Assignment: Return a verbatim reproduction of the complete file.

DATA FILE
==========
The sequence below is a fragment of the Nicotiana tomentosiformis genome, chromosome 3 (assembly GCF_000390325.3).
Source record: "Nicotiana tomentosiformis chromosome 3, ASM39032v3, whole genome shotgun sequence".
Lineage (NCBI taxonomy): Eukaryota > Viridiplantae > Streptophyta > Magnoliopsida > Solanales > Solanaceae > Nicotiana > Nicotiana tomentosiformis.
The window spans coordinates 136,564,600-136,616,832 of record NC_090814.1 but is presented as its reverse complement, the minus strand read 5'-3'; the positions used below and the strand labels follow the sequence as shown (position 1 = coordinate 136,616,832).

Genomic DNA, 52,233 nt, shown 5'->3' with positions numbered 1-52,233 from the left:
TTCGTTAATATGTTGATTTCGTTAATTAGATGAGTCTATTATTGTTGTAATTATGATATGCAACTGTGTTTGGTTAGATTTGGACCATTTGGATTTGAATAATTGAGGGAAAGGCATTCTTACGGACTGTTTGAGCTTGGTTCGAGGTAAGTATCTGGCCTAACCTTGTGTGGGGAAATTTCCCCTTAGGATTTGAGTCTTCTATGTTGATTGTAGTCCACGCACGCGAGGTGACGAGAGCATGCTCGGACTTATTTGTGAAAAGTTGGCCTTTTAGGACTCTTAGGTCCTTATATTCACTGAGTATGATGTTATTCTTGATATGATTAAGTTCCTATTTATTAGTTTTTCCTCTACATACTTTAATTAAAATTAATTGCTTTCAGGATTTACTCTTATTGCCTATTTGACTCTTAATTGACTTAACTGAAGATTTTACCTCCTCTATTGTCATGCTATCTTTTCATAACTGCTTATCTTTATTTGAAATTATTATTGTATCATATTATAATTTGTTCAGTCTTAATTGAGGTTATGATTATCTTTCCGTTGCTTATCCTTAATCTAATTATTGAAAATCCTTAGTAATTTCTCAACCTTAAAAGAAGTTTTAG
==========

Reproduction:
The sequence below is a fragment of the Nicotiana tomentosiformis genome, chromosome 3 (assembly GCF_000390325.3).
Source record: "Nicotiana tomentosiformis chromosome 3, ASM39032v3, whole genome shotgun sequence".
Lineage (NCBI taxonomy): Eukaryota > Viridiplantae > Streptophyta > Magnoliopsida > Solanales > Solanaceae > Nicotiana > Nicotiana tomentosiformis.
The window spans coordinates 136,564,600-136,616,832 of record NC_090814.1 but is presented as its reverse complement, the minus strand read 5'-3'; the positions used below and the strand labels follow the sequence as shown (position 1 = coordinate 136,616,832).

Genomic DNA, 52,233 nt, shown 5'->3' with positions numbered 1-52,233 from the left:
TTCGTTAATATGTTGATTTCGTTAATTAGATGAGTCTATTATTGTTGTAATTATGATATGCAACTGTGTTTGGTTAGATTTGGACCATTTGGATTTGAATAATTGAGGGAAAGGCATTCTTACGGACTGTTTGAGCTTGGTTCGAGGTAAGTATCTGGCCTAACCTTGTGTGGGGAAATTTCCCCTTAGGATTTGAGTCTTCTATGTTGATTGTAGTCCACGCACGCGAGGTGACGAGAGCATGCTCGGACTTATTTGTGAAAAGTTGGCCTTTTAGGACTCTTAGGTCCTTATATTCACTGAGTATGATGTTATTCTTGATATGATTAAGTTCCTATTTATTAGTTTTTCCTCTACATACTTTAATTAAAATTAATTGCTTTCAGGATTTACTCTTATTGCCTATTTGACTCTTAATTGACTTAACTGAAGATTTTACCTCCTCTATTGTCATGCTATCTTTTCATAACTGCTTATCTTTATTTGAAATTATTATTGTATCATATTATAATTTGTTCAGTCTTAATTGAGGTTATGATTATCTTTCCGTTGCTTATCCTTAATCTAATTATTGAAAATCCTTAGTAATTTCTCAACCTTAAAAGAAGTTTTAG